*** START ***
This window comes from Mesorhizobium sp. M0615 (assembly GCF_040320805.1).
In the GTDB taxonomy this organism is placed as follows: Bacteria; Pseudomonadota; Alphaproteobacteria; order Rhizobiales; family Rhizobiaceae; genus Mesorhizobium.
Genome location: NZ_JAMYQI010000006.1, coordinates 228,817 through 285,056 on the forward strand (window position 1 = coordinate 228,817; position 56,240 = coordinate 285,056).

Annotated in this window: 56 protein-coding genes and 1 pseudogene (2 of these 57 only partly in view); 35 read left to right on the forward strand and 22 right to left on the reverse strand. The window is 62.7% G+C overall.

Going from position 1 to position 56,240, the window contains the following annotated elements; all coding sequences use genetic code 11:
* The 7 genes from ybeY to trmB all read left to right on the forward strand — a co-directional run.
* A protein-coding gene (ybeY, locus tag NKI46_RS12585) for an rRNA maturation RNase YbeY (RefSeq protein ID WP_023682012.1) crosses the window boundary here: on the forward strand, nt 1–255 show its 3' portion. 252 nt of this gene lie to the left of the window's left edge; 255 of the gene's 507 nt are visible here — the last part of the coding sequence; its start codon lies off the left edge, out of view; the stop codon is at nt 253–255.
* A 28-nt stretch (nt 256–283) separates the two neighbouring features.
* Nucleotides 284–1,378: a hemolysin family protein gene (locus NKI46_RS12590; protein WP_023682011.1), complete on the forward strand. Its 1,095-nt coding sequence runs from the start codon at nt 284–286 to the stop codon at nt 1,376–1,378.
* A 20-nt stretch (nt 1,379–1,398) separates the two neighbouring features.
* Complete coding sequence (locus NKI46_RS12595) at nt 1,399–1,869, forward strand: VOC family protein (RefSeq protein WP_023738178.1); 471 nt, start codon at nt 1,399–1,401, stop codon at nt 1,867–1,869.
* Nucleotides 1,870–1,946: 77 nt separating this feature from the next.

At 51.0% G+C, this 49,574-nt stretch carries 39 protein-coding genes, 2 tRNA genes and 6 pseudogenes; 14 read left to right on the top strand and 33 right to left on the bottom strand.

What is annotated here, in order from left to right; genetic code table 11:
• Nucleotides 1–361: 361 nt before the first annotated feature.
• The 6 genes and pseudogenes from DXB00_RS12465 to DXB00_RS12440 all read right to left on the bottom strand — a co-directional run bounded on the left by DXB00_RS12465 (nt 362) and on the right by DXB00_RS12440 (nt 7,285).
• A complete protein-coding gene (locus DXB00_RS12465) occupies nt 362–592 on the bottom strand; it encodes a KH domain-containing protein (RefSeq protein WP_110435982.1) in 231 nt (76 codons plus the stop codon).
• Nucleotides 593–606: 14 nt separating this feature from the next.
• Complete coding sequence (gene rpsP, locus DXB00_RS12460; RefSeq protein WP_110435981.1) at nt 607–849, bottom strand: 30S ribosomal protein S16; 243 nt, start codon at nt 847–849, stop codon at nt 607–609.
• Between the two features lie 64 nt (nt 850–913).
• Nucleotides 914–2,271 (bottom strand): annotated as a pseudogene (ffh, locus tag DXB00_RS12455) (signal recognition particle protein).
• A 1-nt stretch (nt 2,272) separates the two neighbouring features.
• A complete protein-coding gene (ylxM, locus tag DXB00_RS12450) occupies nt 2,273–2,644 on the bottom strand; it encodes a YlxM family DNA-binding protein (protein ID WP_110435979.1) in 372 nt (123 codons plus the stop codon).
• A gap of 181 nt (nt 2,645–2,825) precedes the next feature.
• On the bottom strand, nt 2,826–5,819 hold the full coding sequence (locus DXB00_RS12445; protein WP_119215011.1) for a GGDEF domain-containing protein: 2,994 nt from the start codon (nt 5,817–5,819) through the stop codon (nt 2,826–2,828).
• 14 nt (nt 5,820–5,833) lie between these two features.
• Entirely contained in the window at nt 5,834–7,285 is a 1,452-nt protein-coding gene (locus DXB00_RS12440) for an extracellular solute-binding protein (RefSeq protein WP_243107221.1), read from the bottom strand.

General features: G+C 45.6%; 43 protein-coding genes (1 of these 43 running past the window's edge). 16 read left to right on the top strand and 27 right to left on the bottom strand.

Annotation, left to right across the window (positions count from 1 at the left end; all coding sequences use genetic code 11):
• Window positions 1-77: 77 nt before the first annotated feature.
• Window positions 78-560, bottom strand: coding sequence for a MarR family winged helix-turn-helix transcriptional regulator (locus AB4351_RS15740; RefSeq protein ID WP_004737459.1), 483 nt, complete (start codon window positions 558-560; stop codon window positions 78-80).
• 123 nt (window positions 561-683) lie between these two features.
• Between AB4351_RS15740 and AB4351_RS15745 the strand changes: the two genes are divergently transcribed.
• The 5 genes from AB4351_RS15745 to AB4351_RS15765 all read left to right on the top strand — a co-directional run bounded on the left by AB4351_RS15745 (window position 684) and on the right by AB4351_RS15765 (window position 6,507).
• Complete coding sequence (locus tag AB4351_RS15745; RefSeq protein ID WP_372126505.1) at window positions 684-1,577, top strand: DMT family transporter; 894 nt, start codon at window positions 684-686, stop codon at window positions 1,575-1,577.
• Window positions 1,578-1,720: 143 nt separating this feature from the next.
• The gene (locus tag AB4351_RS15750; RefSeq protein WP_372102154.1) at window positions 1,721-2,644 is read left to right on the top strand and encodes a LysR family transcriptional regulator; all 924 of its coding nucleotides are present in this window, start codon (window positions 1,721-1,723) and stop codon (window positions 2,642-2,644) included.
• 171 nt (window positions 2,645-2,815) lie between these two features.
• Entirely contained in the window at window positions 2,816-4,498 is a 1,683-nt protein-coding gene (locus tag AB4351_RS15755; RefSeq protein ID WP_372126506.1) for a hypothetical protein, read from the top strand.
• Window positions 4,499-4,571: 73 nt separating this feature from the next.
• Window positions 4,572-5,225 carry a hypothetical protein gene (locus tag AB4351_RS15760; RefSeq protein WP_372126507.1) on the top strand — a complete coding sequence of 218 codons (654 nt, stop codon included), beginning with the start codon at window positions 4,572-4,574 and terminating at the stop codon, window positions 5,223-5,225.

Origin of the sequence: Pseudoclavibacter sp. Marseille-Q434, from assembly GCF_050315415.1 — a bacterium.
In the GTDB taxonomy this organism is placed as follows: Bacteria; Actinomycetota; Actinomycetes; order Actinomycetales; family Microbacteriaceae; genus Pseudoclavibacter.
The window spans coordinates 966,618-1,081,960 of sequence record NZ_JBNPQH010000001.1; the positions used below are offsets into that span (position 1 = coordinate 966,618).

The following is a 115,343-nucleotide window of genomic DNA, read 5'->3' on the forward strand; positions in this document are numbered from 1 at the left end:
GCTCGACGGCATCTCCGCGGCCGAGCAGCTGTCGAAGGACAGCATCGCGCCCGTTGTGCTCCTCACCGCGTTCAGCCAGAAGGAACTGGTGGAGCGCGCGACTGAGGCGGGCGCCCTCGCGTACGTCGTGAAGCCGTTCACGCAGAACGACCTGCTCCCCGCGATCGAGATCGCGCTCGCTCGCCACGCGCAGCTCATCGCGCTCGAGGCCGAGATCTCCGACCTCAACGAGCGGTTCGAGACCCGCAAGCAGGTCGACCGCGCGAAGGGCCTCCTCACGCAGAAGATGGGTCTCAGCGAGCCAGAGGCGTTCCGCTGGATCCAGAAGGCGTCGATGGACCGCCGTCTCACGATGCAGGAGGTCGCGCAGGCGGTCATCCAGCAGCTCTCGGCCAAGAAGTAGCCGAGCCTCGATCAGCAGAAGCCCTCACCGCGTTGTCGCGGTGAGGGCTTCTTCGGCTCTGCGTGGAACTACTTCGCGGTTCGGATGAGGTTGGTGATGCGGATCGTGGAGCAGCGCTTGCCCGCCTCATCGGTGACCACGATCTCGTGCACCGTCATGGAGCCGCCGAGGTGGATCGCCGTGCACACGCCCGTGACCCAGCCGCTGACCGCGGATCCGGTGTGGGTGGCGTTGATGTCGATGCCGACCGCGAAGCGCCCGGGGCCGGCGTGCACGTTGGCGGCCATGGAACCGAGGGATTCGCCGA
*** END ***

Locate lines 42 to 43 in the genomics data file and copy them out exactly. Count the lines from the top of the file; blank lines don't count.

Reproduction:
Origin of the sequence: Pseudoclavibacter sp. Marseille-Q434, from assembly GCF_050315415.1 — a bacterium.
In the GTDB taxonomy this organism is placed as follows: Bacteria; Actinomycetota; Actinomycetes; order Actinomycetales; family Microbacteriaceae; genus Pseudoclavibacter.